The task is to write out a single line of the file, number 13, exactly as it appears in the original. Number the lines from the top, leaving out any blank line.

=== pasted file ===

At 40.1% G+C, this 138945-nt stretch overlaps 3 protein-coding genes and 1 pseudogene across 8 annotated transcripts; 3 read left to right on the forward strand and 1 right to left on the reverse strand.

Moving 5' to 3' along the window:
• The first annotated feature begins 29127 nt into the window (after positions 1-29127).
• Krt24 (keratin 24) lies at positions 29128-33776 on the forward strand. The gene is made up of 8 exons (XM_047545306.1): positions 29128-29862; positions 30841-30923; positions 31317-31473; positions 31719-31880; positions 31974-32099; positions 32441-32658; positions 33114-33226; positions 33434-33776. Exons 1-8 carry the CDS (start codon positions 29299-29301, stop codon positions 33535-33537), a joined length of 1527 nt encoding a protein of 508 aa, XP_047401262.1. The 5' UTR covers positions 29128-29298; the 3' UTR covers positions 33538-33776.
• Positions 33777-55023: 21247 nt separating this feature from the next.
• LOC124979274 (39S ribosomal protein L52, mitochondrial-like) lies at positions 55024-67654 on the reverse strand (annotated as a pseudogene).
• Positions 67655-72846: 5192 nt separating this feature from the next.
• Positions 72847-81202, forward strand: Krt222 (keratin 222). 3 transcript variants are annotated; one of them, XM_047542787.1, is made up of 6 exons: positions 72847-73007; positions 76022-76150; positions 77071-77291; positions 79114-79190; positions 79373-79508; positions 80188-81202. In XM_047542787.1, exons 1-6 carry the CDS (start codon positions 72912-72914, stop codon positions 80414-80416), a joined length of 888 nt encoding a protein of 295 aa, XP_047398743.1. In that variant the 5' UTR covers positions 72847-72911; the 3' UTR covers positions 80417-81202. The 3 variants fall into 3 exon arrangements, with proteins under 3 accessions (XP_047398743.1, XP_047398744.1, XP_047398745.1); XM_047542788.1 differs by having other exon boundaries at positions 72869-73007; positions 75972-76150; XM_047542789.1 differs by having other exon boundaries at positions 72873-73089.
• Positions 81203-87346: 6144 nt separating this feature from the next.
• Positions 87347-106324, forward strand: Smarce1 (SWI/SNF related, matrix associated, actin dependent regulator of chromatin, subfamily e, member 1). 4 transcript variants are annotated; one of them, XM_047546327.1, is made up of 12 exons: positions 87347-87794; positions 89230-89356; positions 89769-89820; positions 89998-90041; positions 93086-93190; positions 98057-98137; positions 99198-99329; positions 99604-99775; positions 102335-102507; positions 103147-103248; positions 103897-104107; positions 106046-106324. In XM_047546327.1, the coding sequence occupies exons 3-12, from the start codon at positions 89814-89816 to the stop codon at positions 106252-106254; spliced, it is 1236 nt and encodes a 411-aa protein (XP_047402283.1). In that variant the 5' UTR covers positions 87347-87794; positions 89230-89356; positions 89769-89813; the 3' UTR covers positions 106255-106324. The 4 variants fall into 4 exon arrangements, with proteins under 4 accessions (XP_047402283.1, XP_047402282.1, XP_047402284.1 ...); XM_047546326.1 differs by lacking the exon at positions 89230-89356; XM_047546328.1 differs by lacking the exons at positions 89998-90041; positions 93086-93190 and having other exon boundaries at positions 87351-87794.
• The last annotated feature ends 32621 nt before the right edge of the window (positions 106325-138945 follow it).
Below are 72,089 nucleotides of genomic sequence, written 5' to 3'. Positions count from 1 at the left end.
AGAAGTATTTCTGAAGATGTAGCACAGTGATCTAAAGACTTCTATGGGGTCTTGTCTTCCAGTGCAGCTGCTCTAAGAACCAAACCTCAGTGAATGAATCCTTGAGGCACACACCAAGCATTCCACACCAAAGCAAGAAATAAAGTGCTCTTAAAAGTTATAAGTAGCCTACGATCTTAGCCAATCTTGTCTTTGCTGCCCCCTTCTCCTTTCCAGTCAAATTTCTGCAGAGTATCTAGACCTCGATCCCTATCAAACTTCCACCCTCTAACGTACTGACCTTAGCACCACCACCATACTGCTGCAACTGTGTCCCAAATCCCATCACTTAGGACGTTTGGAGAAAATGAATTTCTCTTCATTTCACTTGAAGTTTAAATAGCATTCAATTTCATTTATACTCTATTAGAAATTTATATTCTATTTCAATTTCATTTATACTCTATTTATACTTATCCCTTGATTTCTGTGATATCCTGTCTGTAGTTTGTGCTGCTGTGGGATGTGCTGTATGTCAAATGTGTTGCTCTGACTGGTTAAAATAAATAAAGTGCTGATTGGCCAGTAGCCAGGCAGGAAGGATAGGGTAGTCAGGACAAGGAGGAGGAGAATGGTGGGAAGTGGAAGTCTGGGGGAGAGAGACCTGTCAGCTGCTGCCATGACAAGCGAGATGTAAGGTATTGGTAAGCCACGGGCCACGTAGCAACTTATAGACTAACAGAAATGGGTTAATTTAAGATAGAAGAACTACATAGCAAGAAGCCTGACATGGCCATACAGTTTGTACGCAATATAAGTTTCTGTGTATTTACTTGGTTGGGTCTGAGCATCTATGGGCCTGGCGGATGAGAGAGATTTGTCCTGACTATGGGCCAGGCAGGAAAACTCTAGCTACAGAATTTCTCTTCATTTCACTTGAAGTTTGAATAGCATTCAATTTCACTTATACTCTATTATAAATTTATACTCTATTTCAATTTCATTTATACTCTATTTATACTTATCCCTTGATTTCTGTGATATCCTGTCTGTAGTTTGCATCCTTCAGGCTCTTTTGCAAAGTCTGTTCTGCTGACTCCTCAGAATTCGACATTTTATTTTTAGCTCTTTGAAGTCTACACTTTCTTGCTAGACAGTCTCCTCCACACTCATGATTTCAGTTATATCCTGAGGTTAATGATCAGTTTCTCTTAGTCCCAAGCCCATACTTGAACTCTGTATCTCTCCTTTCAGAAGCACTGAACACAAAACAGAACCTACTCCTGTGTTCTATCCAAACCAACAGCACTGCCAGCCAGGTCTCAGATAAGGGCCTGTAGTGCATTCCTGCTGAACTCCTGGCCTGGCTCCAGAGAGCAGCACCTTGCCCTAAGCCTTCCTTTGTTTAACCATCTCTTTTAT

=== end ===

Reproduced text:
AGAAGTATTTCTGAAGATGTAGCACAGTGATCTAAAGACTTCTATGGGGTCTTGTCTTCCAGTGCAGCTGCTCTAAGAACCAAACCTCAGTGAATGAATCCTTGAGGCACACACCAAGCATTCCACACCAAAGCAAGAAATAAAGTGCTCTTAAAAGTTATAAGTAGCCTACGATCTTAGCCAATCTTGTCTTTGCTGCCCCCTTCTCCTTTCCAGTCAAATTTCTGCAGAGTATCTAGACCTCGATCCCTATCAAACTTCCACCCTCTAACGTACTGACCTTAGCACCACCACCATACTGCTGCAACTGTGTCCCAAATCCCATCACTTAGGACGTTTGGAGAAAATGAATTTCTCTTCATTTCACTTGAAGTTTAAATAGCATTCAATTTCATTTATACTCTATTAGAAATTTATATTCTATTTCAATTTCATTTATACTCTATTTATACTTATCCCTTGATTTCTGTGATATCCTGTCTGTAGTTTGTGCTGCTGTGGGATGTGCTGTATGTCAAATGTGTTGCTCTGACTGGTTAAAATAAATAAAGTGCTGATTGGCCAGTAGCCAGGCAGGAAGGATAGGGTAGTCAGGACAAGGAGGAGGAGAATGGTGGGAAGTGGAAGTCTGGGGGAGAGAGACCTGTCAGCTGCTGCCATGACAAGCGAGATGTAAGGTATTGGTAAGCCACGGGCCACGTAGCAACTTATAGACTAACAGAAATGGGTTAATTTAAGATAGAAGAACTACATAGCAAGAAGCCTGACATGGCCATACAGTTTGTACGCAATATAAGTTTCTGTGTATTTACTTGGTTGGGTCTGAGCATCTATGGGCCTGGCGGATGAGAGAGATTTGTCCTGACTATGGGCCAGGCAGGAAAACTCTAGCTACAGAATTTCTCTTCATTTCACTTGAAGTTTGAATAGCATTCAATTTCACTTATACTCTATTATAAATTTATACTCTATTTCAATTTCATTTATACTCTATTTATACTTATCCCTTGATTTCTGTGATATCCTGTCTGTAGTTTGCATCCTTCAGGCTCTTTTGCAAAGTCTGTTCTGCTGACTCCTCAGAATTCGACATTTTATTTTTAGCTCTTTGAAGTCTACACTTTCTTGCTAGACAGTCTCCTCCACACTCATGATTTCAGTTATATCCTGAGGTTAATGATCAGTTTCTCTTAGTCCCAAGCCCATACTTGAACTCTGTATCTCTCCTTTCAGAAGCACTGAACACAAAACAGAACCTACTCCTGTGTTCTATCCAAACCAACAGCACTGCCAGCCAGGTCTCAGATAAGGGCCTGTAGTGCATTCCTGCTGAACTCCTGGCCTGGCTCCAGAGAGCAGCACCTTGCCCTAAGCCTTCCTTTGTTTAACCATCTCTTTTAT